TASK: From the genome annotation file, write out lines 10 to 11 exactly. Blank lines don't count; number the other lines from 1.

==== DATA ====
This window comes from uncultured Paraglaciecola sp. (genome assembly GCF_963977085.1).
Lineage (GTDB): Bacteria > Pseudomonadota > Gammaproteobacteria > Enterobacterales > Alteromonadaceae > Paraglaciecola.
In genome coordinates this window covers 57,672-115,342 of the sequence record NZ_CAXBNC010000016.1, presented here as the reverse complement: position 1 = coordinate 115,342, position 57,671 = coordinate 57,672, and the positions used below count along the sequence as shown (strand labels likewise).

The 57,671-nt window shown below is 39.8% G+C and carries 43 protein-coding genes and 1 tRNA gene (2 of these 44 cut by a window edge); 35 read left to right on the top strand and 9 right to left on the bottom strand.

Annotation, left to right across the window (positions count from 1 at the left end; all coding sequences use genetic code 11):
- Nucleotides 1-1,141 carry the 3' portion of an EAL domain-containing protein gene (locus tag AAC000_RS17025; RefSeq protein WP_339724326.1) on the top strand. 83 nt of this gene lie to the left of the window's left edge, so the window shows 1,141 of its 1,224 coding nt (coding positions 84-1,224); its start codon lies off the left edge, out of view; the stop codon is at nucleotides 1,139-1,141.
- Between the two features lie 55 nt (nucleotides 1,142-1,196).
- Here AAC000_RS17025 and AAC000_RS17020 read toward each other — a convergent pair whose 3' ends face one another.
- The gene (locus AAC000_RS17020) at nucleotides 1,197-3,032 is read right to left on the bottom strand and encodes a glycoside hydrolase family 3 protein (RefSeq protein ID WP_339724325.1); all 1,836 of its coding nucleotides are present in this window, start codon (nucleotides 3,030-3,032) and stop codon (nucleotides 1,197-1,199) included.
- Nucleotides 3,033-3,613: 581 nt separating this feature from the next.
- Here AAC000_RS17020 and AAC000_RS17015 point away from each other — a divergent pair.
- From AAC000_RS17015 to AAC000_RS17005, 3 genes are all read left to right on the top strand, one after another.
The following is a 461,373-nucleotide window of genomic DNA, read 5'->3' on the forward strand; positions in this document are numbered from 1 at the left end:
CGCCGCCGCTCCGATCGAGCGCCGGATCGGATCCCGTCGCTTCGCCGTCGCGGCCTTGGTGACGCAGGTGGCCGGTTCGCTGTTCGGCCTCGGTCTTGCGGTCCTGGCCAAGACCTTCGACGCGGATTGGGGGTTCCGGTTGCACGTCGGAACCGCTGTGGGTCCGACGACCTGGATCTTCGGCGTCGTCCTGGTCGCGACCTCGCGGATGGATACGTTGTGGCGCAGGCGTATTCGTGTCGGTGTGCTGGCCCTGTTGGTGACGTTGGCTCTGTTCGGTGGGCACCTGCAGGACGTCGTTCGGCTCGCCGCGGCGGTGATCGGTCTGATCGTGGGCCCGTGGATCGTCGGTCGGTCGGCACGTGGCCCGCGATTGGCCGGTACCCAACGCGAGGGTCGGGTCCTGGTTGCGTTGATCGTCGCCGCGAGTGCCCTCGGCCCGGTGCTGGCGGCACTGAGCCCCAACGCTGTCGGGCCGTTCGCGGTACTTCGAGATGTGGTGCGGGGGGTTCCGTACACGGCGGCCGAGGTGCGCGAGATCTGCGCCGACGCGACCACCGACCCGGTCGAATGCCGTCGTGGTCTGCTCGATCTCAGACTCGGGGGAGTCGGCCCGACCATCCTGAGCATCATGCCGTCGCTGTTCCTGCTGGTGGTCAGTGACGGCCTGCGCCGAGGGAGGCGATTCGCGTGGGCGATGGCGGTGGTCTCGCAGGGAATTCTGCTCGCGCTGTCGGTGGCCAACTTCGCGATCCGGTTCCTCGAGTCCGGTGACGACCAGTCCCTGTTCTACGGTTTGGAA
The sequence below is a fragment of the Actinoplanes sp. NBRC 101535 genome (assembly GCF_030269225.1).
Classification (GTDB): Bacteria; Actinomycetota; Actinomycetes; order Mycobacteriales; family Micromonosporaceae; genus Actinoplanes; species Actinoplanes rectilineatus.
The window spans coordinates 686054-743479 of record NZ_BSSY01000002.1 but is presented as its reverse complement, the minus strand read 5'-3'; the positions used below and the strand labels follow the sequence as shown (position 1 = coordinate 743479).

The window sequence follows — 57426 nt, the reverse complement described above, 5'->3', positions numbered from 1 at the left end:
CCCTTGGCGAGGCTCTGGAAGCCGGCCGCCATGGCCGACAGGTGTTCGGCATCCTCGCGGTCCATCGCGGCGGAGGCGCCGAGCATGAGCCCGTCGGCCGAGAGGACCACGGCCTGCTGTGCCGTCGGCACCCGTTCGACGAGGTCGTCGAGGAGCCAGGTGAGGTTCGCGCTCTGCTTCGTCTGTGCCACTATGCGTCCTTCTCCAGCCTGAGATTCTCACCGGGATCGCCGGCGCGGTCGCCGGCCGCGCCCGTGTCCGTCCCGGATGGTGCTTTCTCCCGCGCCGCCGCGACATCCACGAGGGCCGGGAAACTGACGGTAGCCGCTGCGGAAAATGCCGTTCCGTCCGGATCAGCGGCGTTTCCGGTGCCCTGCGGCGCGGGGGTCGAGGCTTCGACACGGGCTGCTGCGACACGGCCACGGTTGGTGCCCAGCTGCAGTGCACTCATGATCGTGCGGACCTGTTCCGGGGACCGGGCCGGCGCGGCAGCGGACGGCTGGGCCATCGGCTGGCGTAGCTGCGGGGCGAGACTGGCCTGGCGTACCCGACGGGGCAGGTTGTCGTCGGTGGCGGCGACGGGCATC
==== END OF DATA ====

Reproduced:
- Nucleotides 3,033-3,613: 581 nt separating this feature from the next.
- Here AAC000_RS17020 and AAC000_RS17015 point away from each other — a divergent pair.